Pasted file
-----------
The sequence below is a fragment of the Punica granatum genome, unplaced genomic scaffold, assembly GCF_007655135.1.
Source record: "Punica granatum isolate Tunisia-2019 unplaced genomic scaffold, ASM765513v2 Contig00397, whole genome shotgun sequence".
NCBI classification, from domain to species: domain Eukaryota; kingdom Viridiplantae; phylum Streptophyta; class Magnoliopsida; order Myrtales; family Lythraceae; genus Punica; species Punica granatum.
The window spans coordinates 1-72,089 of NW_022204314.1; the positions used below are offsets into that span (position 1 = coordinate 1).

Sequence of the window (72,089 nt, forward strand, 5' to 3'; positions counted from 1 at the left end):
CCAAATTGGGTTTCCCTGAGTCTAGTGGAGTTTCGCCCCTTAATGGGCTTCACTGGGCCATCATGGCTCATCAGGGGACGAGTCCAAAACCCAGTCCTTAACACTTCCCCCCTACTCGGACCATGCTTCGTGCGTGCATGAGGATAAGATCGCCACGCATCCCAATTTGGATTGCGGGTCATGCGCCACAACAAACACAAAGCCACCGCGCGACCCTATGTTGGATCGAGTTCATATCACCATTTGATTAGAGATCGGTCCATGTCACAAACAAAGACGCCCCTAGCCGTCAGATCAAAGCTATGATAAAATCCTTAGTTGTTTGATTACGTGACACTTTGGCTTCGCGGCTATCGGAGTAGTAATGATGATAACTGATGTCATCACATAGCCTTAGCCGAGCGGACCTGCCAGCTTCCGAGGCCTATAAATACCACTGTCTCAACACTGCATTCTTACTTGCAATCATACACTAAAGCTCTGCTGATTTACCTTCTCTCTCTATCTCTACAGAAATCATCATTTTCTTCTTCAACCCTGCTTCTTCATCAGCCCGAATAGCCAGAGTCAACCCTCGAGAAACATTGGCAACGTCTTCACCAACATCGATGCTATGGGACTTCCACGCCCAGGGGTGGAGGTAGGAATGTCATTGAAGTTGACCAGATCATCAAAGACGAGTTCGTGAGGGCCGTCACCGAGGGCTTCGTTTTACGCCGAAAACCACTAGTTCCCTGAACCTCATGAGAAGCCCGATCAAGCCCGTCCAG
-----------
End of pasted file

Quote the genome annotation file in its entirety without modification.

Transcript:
The sequence below is a fragment of the Punica granatum genome, unplaced genomic scaffold, assembly GCF_007655135.1.
Source record: "Punica granatum isolate Tunisia-2019 unplaced genomic scaffold, ASM765513v2 Contig00397, whole genome shotgun sequence".
NCBI classification, from domain to species: domain Eukaryota; kingdom Viridiplantae; phylum Streptophyta; class Magnoliopsida; order Myrtales; family Lythraceae; genus Punica; species Punica granatum.
The window spans coordinates 1-72,089 of NW_022204314.1; the positions used below are offsets into that span (position 1 = coordinate 1).

Sequence of the window (72,089 nt, forward strand, 5' to 3'; positions counted from 1 at the left end):
CCAAATTGGGTTTCCCTGAGTCTAGTGGAGTTTCGCCCCTTAATGGGCTTCACTGGGCCATCATGGCTCATCAGGGGACGAGTCCAAAACCCAGTCCTTAACACTTCCCCCCTACTCGGACCATGCTTCGTGCGTGCATGAGGATAAGATCGCCACGCATCCCAATTTGGATTGCGGGTCATGCGCCACAACAAACACAAAGCCACCGCGCGACCCTATGTTGGATCGAGTTCATATCACCATTTGATTAGAGATCGGTCCATGTCACAAACAAAGACGCCCCTAGCCGTCAGATCAAAGCTATGATAAAATCCTTAGTTGTTTGATTACGTGACACTTTGGCTTCGCGGCTATCGGAGTAGTAATGATGATAACTGATGTCATCACATAGCCTTAGCCGAGCGGACCTGCCAGCTTCCGAGGCCTATAAATACCACTGTCTCAACACTGCATTCTTACTTGCAATCATACACTAAAGCTCTGCTGATTTACCTTCTCTCTCTATCTCTACAGAAATCATCATTTTCTTCTTCAACCCTGCTTCTTCATCAGCCCGAATAGCCAGAGTCAACCCTCGAGAAACATTGGCAACGTCTTCACCAACATCGATGCTATGGGACTTCCACGCCCAGGGGTGGAGGTAGGAATGTCATTGAAGTTGACCAGATCATCAAAGACGAGTTCGTGAGGGCCGTCACCGAGGGCTTCGTTTTACGCCGAAAACCACTAGTTCCCTGAACCTCATGAGAAGCCCGATCAAGCCCGTCCAG